Economics & Global Affairs

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Blog Post - views-on-the-economy-and-the-world

The End of Zero Interest Rates?

| Aug. 14, 2023

What a difference a year makes!  In 2021, interest rates were close to zero in the US and the UK,  and slightly negative in the eurozone and Japan.  They were expected to remain low indefinitely.  Remarkably, as recently as January 2022, investors thought that the probability the interest rate would rise above 4.0 % within 5 years was only 12% in the US, 4 % for the euro-zone, and 7 % for the UK [p.45].  Those were short-term nominal interest rates.  Correcting for expected inflation, real interest rates were substantially negative and expected to remain so.

Picture of someone looking at a screen

TIMOTHY A. CLARY/AFP via Getty Images

Analysis & Opinions - Project Syndicate

The End of Zero Interest Rates

| Aug. 13, 2023

As recently as 2022, most monetary economists expected interest rates to remain low indefinitely. While many analysts still expect near-zero interest rates to return, they will likely remain elevated for the foreseeable future, making it harder for governments to service their debts.

Flowers bloom around graves of World War I soldiers prior to a foundation laying ceremony at Loos British Cemetery in Loos-en-Gohelle, France, Thursday, May 4, 2023.

AP Photo/Michel Spingler)

Journal Article - Quarterly Journal: International Security

The Peril of Peaking Powers: Economic Slowdowns and Implications for China’s Next Decade

| Summer 2023

Peaking great powers facing a slowdown in growth are likely to try to violently shake up the world. These findings amend classic theories of great power conflict. They help explain some of the most consequential geopolitical events in modern history. And they have ominous implications for contemporary Chinese foreign policy. 

Gate of Tianjin Free-Trade Zone. A brightly lit arch over a nighttime roadway. A brightly lit pillar appears in the background.

Wikimedia Commons

Journal Article - Quarterly Journal: International Security

Collective Resilience: Deterring China’s Weaponization of Economic Interdependence

  • Victor Cha
| Summer 2023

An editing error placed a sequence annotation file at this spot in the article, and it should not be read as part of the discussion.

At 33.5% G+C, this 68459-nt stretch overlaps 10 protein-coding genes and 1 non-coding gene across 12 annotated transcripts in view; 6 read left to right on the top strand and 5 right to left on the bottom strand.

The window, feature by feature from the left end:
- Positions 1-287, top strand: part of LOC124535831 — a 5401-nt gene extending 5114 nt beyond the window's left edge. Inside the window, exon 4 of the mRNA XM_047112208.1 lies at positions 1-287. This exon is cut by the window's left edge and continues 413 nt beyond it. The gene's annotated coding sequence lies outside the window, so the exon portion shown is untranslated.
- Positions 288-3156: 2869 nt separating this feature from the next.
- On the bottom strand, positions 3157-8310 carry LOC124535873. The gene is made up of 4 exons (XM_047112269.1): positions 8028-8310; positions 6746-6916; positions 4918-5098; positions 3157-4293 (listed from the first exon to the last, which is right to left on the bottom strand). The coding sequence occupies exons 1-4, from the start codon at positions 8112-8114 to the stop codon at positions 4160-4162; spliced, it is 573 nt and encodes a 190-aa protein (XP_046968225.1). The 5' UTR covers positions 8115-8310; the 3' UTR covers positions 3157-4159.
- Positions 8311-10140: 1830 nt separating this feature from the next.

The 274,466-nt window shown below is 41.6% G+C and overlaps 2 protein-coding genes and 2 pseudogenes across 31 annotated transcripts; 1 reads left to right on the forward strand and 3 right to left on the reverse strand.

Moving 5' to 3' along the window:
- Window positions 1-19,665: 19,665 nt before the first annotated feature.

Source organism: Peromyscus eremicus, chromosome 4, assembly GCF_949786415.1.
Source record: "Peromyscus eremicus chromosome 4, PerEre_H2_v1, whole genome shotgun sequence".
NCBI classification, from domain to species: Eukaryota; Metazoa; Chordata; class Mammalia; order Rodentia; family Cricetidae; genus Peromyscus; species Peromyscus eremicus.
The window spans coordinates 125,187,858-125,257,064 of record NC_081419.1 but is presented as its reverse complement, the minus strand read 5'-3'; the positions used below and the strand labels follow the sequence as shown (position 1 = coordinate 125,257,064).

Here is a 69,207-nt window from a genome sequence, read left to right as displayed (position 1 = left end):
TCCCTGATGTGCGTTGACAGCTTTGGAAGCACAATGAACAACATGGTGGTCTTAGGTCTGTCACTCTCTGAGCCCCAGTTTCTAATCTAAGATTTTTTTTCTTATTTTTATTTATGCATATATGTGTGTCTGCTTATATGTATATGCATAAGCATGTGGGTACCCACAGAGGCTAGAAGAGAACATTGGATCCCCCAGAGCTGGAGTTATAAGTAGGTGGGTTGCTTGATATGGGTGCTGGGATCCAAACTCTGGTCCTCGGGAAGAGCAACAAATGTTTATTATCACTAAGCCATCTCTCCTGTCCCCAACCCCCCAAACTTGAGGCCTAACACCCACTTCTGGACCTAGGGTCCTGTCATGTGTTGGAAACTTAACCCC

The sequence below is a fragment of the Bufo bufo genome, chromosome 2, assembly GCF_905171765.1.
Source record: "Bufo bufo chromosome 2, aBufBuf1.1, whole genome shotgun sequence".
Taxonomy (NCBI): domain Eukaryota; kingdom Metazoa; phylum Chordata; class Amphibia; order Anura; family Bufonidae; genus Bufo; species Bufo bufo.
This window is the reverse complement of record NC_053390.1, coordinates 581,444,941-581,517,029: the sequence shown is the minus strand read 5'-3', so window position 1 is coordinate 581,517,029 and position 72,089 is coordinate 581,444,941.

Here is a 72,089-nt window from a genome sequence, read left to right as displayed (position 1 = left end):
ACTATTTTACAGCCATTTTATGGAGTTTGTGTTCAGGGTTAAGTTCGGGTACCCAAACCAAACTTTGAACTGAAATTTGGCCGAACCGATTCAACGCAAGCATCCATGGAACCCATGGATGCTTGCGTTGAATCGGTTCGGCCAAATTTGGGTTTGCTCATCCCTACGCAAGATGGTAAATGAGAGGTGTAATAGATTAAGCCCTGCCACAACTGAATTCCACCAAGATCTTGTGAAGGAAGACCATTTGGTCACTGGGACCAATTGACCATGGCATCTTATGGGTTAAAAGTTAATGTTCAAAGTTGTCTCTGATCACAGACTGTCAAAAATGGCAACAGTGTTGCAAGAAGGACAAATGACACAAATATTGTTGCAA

China leverages its market in a form of “predatory liberalism” that weaponizes the networks of interdependence created by globalization. ne response to China’s bullying would be for its targets to form an alliance to retaliate against China’s high-dependence trade should Beijing act against any alliance members. 

Driverless trucks move shipping containers at an automated port in Tianjin, China, Monday, Jan. 16, 2023. China's exports fell 7.5% from a year ago in May, 2023, and imports were down 4.5%, adding to signs an economic recovery is slowing.

AP Photo/Mark Schiefelbein

Analysis & Opinions - The Wall Street Journal

China Relies on U.S., Allies for Hundreds of Products

  • Timothy W. Martin
| Aug. 09, 2023

China has at least a 70% dependence on the U.S. and its allies for more than 400 items, ranging from luxury goods to raw materials needed for Chinese industries, a new analysis of trade data has found. (...) The analysis, set to publish Wednesday in the International Security academic journal, uses data from the United Nations Comtrade database, which tracks official global trade statistics. China’s high-dependency exposure was calculated by bundling together trade activity from the U.S. and more than a dozen allies across a range of categories.

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Blog Post - views-on-the-economy-and-the-world

Isn’t this what a soft landing would look like?

| July 19, 2023

A skydiver jumps out of an airplane, apparently without a working parachute. On the way down, a passing hang-glider calls out to ask how he is doing.  The plummeting man shouts back “Okay, so far!”

For many, the US economy resembles the skydiver.  But they are probably wrong.

  1. Expectations of a hard landing

Many think a hard landing became inevitable when the Fed in March 2022 began a series of interest rate hikes, which totals 5.0 percentage points so far and is expected to continue. Many economists, as well as the public, have been confidently predicting a recession for over a year now, or even saying that it has already begun.  In June 2022, 57% of respondents told pollsters that they believed the US was already in recession, versus only 21% who did not.  An inverted yield curve in bond markets suggests that the financial sector, too, has been expecting a downturn.  The word “recession” appeared far more often in public media during the last year than is usual even in the midst of a true recession.

A worker in the foreground adjusts some large straps as he looks up. In the background there is a flat horizon scattered with wind turbines against a blue sky.

AP Photo/Andy Wong

Analysis & Opinions - Financial Times

Climate Action in an Era of Great Power Competition

| July 18, 2023

At the foot of the Eqi Glacier in Greenland in June, I watched ice formed thousands of years ago drop into the warming ocean. With this vivid depiction of climate change in my mind, I was disappointed that neither of the conferences held last month to prepare for the UN’s upcoming COP28 summit had produced any real breakthroughs.

However, while the need for climate action is rising, the stakes for COP, perhaps counter-intuitively, look to be diminishing. An underwhelming COP28 would be a missed opportunity but it may not be a tragedy. Twenty or even 10 years ago, it was reasonable to hope a co-operative approach could address climate. But it is no longer a realistic expectation — nor the most promising route for progress.